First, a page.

• The value of bid deposits could change during the sale period.
    • The auctioneer could take on this risk by denominating bids in USD (using the price at the time the bid was placed). They’d have to be trusted to convert accurately.
    • A trust-minimized version could just denominate the whole sale in ETH, and perhaps offer a small bonus (that decreases during the submission period) in order to make up for the price risk.
  • If the gas required to determine the clearing valuation proves exorbitant, it could be computed off-chain and submitted alongside a zkSNARK proof.

Part II: Allocation

We should think through the best norms for allocating tokens and the proceeds from sales. Getting it wrong provides cover for developers who are merely greedy. (This is what we’re doing now.)

Token Allocation

  • Tokens held by developers personally should vest over a long period (think 10 years).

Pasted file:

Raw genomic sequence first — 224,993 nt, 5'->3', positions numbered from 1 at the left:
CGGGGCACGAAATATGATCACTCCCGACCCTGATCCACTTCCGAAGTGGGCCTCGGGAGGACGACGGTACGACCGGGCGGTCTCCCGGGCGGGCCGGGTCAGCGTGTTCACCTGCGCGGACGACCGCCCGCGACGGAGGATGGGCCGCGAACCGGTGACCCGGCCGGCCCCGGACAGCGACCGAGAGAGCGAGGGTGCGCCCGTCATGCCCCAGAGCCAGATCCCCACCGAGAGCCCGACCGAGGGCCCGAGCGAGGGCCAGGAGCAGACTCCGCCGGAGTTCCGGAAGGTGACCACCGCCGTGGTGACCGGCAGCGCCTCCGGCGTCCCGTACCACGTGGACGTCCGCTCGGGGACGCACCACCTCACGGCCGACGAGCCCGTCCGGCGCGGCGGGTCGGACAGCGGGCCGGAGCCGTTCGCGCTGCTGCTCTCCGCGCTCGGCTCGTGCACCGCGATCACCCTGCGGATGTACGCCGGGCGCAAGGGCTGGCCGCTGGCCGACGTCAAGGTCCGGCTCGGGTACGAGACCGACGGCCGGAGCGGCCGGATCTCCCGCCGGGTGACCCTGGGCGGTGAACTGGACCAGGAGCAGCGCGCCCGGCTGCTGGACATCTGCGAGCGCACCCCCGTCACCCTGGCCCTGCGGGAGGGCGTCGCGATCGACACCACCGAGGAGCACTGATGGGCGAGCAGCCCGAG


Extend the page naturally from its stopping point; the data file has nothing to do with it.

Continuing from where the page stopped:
• Tokens held by the development project should also vest over a long period. If the token does poorly, they’ll be unable to get much for tokens that vest. This provides additional funding for the project to the extent that it proves itself over time – very efficient! This can play a similar role to the multiple rounds of funding we see in startup/VC land.

Sale Proceed Allocation

Most new software projects need less than ~$15m in funding for their first couple of years. If a public sale raises a mammoth $200m and the project or developers keep it, it’ll screw up everything we just established. Instead, take anything over $15m and either:

  • Put it into a contract that helps maintain a price floor for the token.
  • Distribute it to a charity like GiveDirectly. Just giving the money to charity might seem crazy, but it’s better than screwing up incentives.


If we can turn these sorts of terms into a norm, then developers that defect are signaling a lack of confidence in their own project, and will struggle to raise money.